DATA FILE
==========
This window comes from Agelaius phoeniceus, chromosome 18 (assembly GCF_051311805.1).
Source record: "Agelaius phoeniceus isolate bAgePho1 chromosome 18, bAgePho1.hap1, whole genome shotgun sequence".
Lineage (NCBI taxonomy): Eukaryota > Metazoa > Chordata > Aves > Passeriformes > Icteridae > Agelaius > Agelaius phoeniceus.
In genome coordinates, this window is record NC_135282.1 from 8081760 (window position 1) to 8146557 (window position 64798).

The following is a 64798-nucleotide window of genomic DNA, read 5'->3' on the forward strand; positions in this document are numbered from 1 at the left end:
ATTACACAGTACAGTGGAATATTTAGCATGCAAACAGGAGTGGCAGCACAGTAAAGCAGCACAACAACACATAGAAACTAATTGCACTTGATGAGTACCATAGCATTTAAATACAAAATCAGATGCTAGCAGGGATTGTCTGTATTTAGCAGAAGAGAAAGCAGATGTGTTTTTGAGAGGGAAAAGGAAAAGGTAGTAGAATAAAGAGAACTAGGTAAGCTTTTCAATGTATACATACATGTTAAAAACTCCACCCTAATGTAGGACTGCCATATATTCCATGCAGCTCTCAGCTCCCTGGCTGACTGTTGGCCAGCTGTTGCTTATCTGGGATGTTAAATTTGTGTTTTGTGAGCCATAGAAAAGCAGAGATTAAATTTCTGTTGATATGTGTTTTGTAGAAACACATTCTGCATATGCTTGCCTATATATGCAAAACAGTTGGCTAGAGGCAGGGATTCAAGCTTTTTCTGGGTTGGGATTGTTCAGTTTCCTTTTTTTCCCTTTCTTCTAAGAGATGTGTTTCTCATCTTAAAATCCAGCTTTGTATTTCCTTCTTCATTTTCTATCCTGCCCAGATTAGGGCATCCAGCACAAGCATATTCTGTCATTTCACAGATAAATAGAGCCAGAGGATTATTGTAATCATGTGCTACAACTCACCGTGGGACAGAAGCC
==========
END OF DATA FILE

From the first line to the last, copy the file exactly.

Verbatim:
This window comes from Agelaius phoeniceus, chromosome 18 (assembly GCF_051311805.1).
Source record: "Agelaius phoeniceus isolate bAgePho1 chromosome 18, bAgePho1.hap1, whole genome shotgun sequence".
Lineage (NCBI taxonomy): Eukaryota > Metazoa > Chordata > Aves > Passeriformes > Icteridae > Agelaius > Agelaius phoeniceus.
In genome coordinates, this window is record NC_135282.1 from 8081760 (window position 1) to 8146557 (window position 64798).

The following is a 64798-nucleotide window of genomic DNA, read 5'->3' on the forward strand; positions in this document are numbered from 1 at the left end:
ATTACACAGTACAGTGGAATATTTAGCATGCAAACAGGAGTGGCAGCACAGTAAAGCAGCACAACAACACATAGAAACTAATTGCACTTGATGAGTACCATAGCATTTAAATACAAAATCAGATGCTAGCAGGGATTGTCTGTATTTAGCAGAAGAGAAAGCAGATGTGTTTTTGAGAGGGAAAAGGAAAAGGTAGTAGAATAAAGAGAACTAGGTAAGCTTTTCAATGTATACATACATGTTAAAAACTCCACCCTAATGTAGGACTGCCATATATTCCATGCAGCTCTCAGCTCCCTGGCTGACTGTTGGCCAGCTGTTGCTTATCTGGGATGTTAAATTTGTGTTTTGTGAGCCATAGAAAAGCAGAGATTAAATTTCTGTTGATATGTGTTTTGTAGAAACACATTCTGCATATGCTTGCCTATATATGCAAAACAGTTGGCTAGAGGCAGGGATTCAAGCTTTTTCTGGGTTGGGATTGTTCAGTTTCCTTTTTTTCCCTTTCTTCTAAGAGATGTGTTTCTCATCTTAAAATCCAGCTTTGTATTTCCTTCTTCATTTTCTATCCTGCCCAGATTAGGGCATCCAGCACAAGCATATTCTGTCATTTCACAGATAAATAGAGCCAGAGGATTATTGTAATCATGTGCTACAACTCACCGTGGGACAGAAGCC